Tum Saale Presswalleh


Tum Saale Presswalleh

Illustration: Juergen Dsouza/ Arré

Afew months ago, when I met a few school friends for lunch, I was prepared for the usual barbs. You know, the sort where journalists wished they were leading half the glamorous lives we are supposed to be leading, doing cool things. These have been my friends’ stock-in-trade since the time I chose J-school over a B-school. As those of us on the inside know, journalism is neither “cool”, nor does it bring to the majority of us any glamour.

After the usual ritual of hugs, handshakes, and laughter, a friend turned to me and casually remarked how “journalists and intellectuals” have become a rather hazardous category in recent times. His point was, that mediawallahs are consistent in criticising the prime minister over everything. In his words, why did we refuse to see the good our government was doing, and chose instead, to highlight only the ills of the present dispensation? Once the arguments heated up, he delivered a coup d’etat: That journos deserved to be called “presstitutes”, for we are seldom neutral in our reportage. We just refuse to give the government its due.

Presstitute. A pathetic pun coined by Gen VK Singh that has entered our lexicon. I won’t be surprised if, in the following years, Oxford English Dictionary canonises it by incorporating it within its hallowed pages, like that other abomination “YOLO”. But are all the users of “presstitute”, right-wing egg-shaped trolls floating in the ether of social media? My friend, to begin with, is not. He is an articulate man, a MBA from a prestigious business school, works in a posh investment bank, and is interested in world affairs.

He is also one of the most enthusiastic supporters of demonetisation and Aadhar and the most vehement in opposing the entry of Pakistani artists. He loves to wear his patriotism on his sleeve. And it is people like my friend, who have decided that the media has turned against him and the government, that the only “national interest” that matters is the kind that keeps his position in society secured, that every critique of the government must be a “sickular libtard conspiracy”.

As the popularity of right-wing media spaces in our country prove, these disgruntled voices come from a particular demographic: Largely middle-class, young and the middle-aged, and particularly those who have come to believe that Hinduism and Hindus have been given a raw deal and misrepresented by the liberal media. NDTV is the despised poster child of this lot, loosely branded as the anti-Hindu, “communist”, terrorism-supporting ally of the Indian National Congress – which betrays zero knowledge of all the labels accorded to the channel.

The sad fact is that a substantial chunk of India’s populace wants to carve the media in its own image – as populist, brutal, and noisy.

What has fuelled this rapid distrust of mainstream media? Is it because no one in this country, particularly this demographic, tries to understand what the function of a media organisation is? In the aftermath of the Burhan Wani encounter last July and the subsequent eruption of the Kashmir protests, one of the most vocal criticisms of the media was that they were going soft on terrorism; that failure to recognise Wani as a terrorist was a national disservice.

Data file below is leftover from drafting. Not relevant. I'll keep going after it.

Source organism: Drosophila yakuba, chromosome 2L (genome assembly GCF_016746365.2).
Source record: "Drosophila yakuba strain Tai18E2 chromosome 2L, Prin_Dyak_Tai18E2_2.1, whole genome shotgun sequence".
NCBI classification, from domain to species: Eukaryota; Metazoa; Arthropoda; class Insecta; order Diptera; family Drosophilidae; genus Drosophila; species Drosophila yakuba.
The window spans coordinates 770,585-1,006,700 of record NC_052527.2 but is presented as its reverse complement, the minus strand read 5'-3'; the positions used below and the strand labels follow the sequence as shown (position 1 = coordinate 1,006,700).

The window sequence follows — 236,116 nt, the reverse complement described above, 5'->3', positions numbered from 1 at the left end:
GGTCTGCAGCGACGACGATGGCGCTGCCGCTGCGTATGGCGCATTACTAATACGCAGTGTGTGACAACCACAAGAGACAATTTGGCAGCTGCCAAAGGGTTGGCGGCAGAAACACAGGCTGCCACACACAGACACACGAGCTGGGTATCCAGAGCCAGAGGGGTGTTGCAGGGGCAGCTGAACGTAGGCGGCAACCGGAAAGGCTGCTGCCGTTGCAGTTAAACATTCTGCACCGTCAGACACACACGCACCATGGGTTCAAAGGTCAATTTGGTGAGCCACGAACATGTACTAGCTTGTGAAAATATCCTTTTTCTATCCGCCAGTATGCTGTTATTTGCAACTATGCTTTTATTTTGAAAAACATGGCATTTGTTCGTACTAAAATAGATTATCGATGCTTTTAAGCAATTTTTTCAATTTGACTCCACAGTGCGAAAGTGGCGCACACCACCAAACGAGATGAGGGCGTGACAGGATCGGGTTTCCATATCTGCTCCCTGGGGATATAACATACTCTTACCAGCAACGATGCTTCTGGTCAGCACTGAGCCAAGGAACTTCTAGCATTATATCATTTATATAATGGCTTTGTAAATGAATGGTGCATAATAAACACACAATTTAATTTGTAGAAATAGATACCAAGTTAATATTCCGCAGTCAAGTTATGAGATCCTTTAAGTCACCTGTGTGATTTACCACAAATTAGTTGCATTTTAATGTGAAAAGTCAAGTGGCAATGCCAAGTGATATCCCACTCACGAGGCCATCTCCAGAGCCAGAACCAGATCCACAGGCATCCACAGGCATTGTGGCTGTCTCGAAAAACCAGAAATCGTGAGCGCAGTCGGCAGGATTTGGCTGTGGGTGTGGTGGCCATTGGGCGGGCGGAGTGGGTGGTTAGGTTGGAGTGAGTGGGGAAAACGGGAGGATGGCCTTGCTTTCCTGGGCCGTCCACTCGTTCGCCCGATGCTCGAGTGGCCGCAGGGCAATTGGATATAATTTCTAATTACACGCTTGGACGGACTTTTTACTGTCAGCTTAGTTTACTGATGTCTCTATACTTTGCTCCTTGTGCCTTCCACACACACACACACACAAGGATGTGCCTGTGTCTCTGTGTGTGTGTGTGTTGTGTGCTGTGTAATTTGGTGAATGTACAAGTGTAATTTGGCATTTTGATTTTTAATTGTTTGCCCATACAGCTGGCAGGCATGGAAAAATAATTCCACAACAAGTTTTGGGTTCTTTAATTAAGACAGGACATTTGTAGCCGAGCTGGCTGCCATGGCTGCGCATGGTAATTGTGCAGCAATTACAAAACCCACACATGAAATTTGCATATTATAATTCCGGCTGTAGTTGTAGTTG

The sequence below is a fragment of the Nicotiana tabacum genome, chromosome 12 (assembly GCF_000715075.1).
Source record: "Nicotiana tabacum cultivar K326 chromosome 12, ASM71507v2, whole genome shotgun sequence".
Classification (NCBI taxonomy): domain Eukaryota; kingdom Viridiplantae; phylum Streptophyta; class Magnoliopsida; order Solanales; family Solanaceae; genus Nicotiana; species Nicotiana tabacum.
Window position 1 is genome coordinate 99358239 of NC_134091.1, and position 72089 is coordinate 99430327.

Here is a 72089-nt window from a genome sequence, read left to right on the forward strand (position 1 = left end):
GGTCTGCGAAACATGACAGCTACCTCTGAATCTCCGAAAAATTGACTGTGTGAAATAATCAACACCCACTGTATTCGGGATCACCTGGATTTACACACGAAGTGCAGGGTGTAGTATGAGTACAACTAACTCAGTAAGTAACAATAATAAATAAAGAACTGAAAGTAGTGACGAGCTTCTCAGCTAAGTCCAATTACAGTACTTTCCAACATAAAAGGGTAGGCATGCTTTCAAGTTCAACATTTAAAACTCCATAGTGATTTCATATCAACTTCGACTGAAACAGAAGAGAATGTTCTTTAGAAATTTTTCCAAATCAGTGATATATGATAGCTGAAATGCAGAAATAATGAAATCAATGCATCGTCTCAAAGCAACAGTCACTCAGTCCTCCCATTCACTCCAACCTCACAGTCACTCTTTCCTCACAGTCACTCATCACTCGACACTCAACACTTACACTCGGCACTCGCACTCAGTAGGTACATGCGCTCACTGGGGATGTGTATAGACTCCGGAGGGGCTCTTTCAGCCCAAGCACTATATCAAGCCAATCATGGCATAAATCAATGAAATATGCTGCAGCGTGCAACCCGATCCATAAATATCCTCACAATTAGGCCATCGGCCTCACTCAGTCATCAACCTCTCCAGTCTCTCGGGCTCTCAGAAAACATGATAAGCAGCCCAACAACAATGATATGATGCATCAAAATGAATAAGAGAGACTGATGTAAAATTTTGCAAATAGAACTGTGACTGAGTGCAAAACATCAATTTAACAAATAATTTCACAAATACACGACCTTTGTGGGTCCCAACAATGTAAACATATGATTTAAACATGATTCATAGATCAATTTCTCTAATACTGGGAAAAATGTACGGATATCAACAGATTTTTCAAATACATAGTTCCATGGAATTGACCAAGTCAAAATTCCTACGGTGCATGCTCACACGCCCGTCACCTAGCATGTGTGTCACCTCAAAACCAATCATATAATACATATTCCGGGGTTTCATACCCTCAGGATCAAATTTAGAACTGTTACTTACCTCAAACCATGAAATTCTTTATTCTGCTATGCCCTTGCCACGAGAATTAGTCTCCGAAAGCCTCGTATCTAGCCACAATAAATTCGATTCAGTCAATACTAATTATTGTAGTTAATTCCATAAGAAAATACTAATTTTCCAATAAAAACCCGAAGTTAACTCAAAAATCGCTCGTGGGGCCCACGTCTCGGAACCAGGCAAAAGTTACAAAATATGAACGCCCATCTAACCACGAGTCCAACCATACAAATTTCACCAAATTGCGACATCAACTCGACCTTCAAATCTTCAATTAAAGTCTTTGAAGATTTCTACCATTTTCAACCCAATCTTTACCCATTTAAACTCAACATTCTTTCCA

But if it isn’t the media’s job to rise above the chatter, to introduce nuance to the debate, to question the prevailing narrative, to side with the people – all people, and not just those who belong to privilege – whose job is it?

This distrust mirrors what we’ve witnessed in the recent past in the US. In the run-up to the presidential election last year, every media organisation that did not support the Republican agenda, or side with their demagogic candidate, was branded “liberal”. And if you’d been tuned into the debates, you’d know that that’s not a pleasant term.

The sad fact is that a substantial chunk of India’s populace wants to carve the media in its own image – as populist, brutal, and noisy. We have traded spectacle for nuance.

In this case, Raj Kamal Jha’s excellent vote of thanks, made during Ramnath Goenka Awards last year – to maintain our credibility in the face of “selfie journalism” – cuts through the noise. It is reminiscent of Edward Said’s famous point made during his Reith Lectures: That the role of an intellectual and journalist, is to speak truth to power. In all of the noise it is easy to forget that unchallenged elected representatives can sometimes become dictators: Remember that the Nazis did not storm to power, and neither did they usurp it. They were elected.

As was Donald Trump. But it is instructive to see the way that their media has handled the rise of Donald Trump. During the initial years of campaign, they considered it a joke and treated him the same way. But as he grew stronger (and part of his campaign strategy revolved around using the negative publicity to his benefit) the liberal media suddenly realised its mistake.

From then on, through sustained campaigns and exposes – from traditional media outlets like New York Times’ excellent work in uncovering his dubious tax records or the Washington Post’s explosive revelation of the now infamous “Trump Tape” and talk show hosts like Bill Maher and John Oliver – the billionaire-demagogue’s election campaign imploded. Since his election, there has been a sustained scrutiny on him – on his expenses, his handling of international affairs, and his ties with Russia.

If Trump is eventually brought down from his position as the leader of the free world, you’ll know who to thank. The media, for doing its job.

This is an updated version of an article published earlier.